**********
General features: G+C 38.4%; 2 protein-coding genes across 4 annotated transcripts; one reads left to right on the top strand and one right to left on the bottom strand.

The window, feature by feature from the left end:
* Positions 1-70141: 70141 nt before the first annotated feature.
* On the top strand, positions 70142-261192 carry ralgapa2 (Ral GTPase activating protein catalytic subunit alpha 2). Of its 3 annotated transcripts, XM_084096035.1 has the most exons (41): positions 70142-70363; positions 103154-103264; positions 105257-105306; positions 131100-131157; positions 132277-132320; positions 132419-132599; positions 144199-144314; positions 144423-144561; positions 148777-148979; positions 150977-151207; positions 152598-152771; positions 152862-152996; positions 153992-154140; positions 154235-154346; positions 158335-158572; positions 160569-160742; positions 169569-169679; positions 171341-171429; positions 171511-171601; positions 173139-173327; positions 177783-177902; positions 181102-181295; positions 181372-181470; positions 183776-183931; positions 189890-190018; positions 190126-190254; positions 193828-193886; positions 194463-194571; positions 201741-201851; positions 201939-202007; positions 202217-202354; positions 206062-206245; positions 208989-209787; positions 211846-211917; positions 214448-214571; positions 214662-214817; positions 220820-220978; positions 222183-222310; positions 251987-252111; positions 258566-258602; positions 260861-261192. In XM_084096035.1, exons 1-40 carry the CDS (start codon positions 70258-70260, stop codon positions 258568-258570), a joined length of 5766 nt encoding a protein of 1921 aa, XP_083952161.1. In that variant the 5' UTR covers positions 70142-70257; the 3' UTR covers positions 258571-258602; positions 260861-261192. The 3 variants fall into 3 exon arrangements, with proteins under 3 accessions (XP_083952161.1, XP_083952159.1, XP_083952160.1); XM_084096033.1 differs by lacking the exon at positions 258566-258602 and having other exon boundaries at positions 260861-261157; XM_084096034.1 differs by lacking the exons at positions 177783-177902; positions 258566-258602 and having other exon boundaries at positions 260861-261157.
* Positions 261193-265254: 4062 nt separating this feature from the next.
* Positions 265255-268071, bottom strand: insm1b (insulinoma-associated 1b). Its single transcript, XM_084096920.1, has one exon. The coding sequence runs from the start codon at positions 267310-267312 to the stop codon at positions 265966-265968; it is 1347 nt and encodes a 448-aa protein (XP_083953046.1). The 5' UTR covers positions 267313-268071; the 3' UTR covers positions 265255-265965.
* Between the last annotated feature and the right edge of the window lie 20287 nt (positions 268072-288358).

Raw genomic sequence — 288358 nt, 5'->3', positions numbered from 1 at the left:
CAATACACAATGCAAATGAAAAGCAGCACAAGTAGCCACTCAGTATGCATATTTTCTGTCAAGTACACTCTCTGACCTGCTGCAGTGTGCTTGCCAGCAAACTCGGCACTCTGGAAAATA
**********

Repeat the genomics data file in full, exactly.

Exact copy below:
General features: G+C 38.4%; 2 protein-coding genes across 4 annotated transcripts; one reads left to right on the top strand and one right to left on the bottom strand.

The window, feature by feature from the left end:
* Positions 1-70141: 70141 nt before the first annotated feature.
* On the top strand, positions 70142-261192 carry ralgapa2 (Ral GTPase activating protein catalytic subunit alpha 2). Of its 3 annotated transcripts, XM_084096035.1 has the most exons (41): positions 70142-70363; positions 103154-103264; positions 105257-105306; positions 131100-131157; positions 132277-132320; positions 132419-132599; positions 144199-144314; positions 144423-144561; positions 148777-148979; positions 150977-151207; positions 152598-152771; positions 152862-152996; positions 153992-154140; positions 154235-154346; positions 158335-158572; positions 160569-160742; positions 169569-169679; positions 171341-171429; positions 171511-171601; positions 173139-173327; positions 177783-177902; positions 181102-181295; positions 181372-181470; positions 183776-183931; positions 189890-190018; positions 190126-190254; positions 193828-193886; positions 194463-194571; positions 201741-201851; positions 201939-202007; positions 202217-202354; positions 206062-206245; positions 208989-209787; positions 211846-211917; positions 214448-214571; positions 214662-214817; positions 220820-220978; positions 222183-222310; positions 251987-252111; positions 258566-258602; positions 260861-261192. In XM_084096035.1, exons 1-40 carry the CDS (start codon positions 70258-70260, stop codon positions 258568-258570), a joined length of 5766 nt encoding a protein of 1921 aa, XP_083952161.1. In that variant the 5' UTR covers positions 70142-70257; the 3' UTR covers positions 258571-258602; positions 260861-261192. The 3 variants fall into 3 exon arrangements, with proteins under 3 accessions (XP_083952161.1, XP_083952159.1, XP_083952160.1); XM_084096033.1 differs by lacking the exon at positions 258566-258602 and having other exon boundaries at positions 260861-261157; XM_084096034.1 differs by lacking the exons at positions 177783-177902; positions 258566-258602 and having other exon boundaries at positions 260861-261157.
* Positions 261193-265254: 4062 nt separating this feature from the next.
* Positions 265255-268071, bottom strand: insm1b (insulinoma-associated 1b). Its single transcript, XM_084096920.1, has one exon. The coding sequence runs from the start codon at positions 267310-267312 to the stop codon at positions 265966-265968; it is 1347 nt and encodes a 448-aa protein (XP_083953046.1). The 5' UTR covers positions 267313-268071; the 3' UTR covers positions 265255-265965.
* Between the last annotated feature and the right edge of the window lie 20287 nt (positions 268072-288358).

Raw genomic sequence — 288358 nt, 5'->3', positions numbered from 1 at the left:
CAATACACAATGCAAATGAAAAGCAGCACAAGTAGCCACTCAGTATGCATATTTTCTGTCAAGTACACTCTCTGACCTGCTGCAGTGTGCTTGCCAGCAAACTCGGCACTCTGGAAAATA